School Success With Pediatric MS

We've got simple, doable advice for helping your child with MS manage recess, homework, fatigue and more.

by Holly Pevzner Health Writer

Joshua Santiago is a typical 8-year-old who isn't into homework but is all about recess: Running around. Giggling with friends. Tag. All of it. The thing is, at times, both homework and recess can be a struggle. Joshua has multiple sclerosis, a chronic disease in which his immune system attacks the protective layer that covers his nerves, glitching the connection between his brain and the rest of his body. While MS in kids isn't common, it's not exactly rare among those who develop the condition: Up to 10% of all people diagnosed with MS are 16 or younger, according to a report in the journal BMC Neurology.

That means there are a fair number of kids like Josh in math class, PE, and in line for Friday pizza in the cafeteria who are dealing with a bit more than the typical kid and teen worries. If your child is among them, we've got some advice for helping them have the best school experience possible.

Keep the Classroom Cool

“For those with multiple sclerosis, overheating can bring on fatigue,” says Lydia Marcus, M.D., a pediatric neurologist at Children’s Hospital of Alabama in Birmingham. It can also cause other symptoms, like numbness or weakness in limbs, to temporarily flare. That means that sweaty, stuffy, no air-conditioned classrooms are brutal for kids with MS. Dr. Marcus recommends working with your child’s school to ensure the classroom temperature is just-right. “Kids should also have lots of access to water and have a cooling vest made available if needed,” she says. Joshua’s mom Delissa Santiago worked with her son’s school to loosen their strict tie-pants-button-down dress code, allowing Joshua to wear cotton t-shirts and basketball shorts to keep his temperature MS-friendly.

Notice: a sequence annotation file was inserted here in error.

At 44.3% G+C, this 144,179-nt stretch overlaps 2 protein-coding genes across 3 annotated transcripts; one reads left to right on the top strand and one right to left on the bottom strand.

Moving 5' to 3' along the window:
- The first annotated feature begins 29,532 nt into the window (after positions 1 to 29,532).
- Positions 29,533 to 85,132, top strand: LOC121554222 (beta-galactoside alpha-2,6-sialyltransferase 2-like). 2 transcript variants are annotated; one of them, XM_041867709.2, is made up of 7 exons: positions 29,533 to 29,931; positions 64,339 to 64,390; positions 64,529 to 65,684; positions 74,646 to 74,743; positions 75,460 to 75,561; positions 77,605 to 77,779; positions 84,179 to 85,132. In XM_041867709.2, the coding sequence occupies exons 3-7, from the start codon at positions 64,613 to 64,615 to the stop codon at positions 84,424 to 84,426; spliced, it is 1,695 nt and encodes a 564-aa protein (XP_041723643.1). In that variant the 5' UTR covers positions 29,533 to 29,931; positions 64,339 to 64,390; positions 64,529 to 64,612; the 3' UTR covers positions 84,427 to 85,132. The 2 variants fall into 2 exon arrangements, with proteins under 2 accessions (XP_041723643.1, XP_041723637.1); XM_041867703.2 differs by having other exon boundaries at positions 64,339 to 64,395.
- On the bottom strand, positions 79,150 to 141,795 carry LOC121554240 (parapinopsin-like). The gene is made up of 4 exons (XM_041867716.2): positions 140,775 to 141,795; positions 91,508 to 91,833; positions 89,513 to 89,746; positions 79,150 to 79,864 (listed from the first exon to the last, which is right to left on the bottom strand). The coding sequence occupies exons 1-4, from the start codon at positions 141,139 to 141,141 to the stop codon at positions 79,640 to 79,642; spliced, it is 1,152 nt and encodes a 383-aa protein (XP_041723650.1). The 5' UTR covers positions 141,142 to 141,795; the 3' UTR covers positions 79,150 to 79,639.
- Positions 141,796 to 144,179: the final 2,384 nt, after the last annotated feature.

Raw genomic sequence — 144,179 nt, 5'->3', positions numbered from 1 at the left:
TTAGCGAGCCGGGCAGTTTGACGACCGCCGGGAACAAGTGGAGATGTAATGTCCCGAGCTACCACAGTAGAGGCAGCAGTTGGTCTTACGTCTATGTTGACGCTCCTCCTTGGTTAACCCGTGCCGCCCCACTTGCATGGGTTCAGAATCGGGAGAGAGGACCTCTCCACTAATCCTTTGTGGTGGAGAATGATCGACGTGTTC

Sit in the Front

According to the National Multiple Sclerosis Society, bladder dysfunction occurs in at least 80% of those with MS. (The nerves that tell the brain that it’s time to use the bathroom don’t function correctly because that part of the central nervous system contains MS lesions or scarring.) Since frequent, urgent trips to the bathroom can be an issue, connect with your child’s school to make sure your kiddo gets unlimited access to the bathroom and is offered preferential class seating for a swift exit. The good news? These types of issues “often return to baseline—or close to it—once your child recovers from a relapse,” says Dr. Marcus.

Sitting closer to the front may also help alleviate some of the strain of blurry vision, which can occur due to an MS relapse and may impact a child’s reading, writing or attention in school. Proximity to the front, however, won’t help when it comes to a bout of double-vision. For that, special eyeglasses with prisms may prove useful, notes Dr. Marcus. Here, the prism bends light before it travels through the eye and, according to The American Academy of Ophthalmology, the light is then redirected so it falls correctly on the retina in each eye. The brain then fuses the two images to produce a single, clear picture.

Enjoy Gym Class!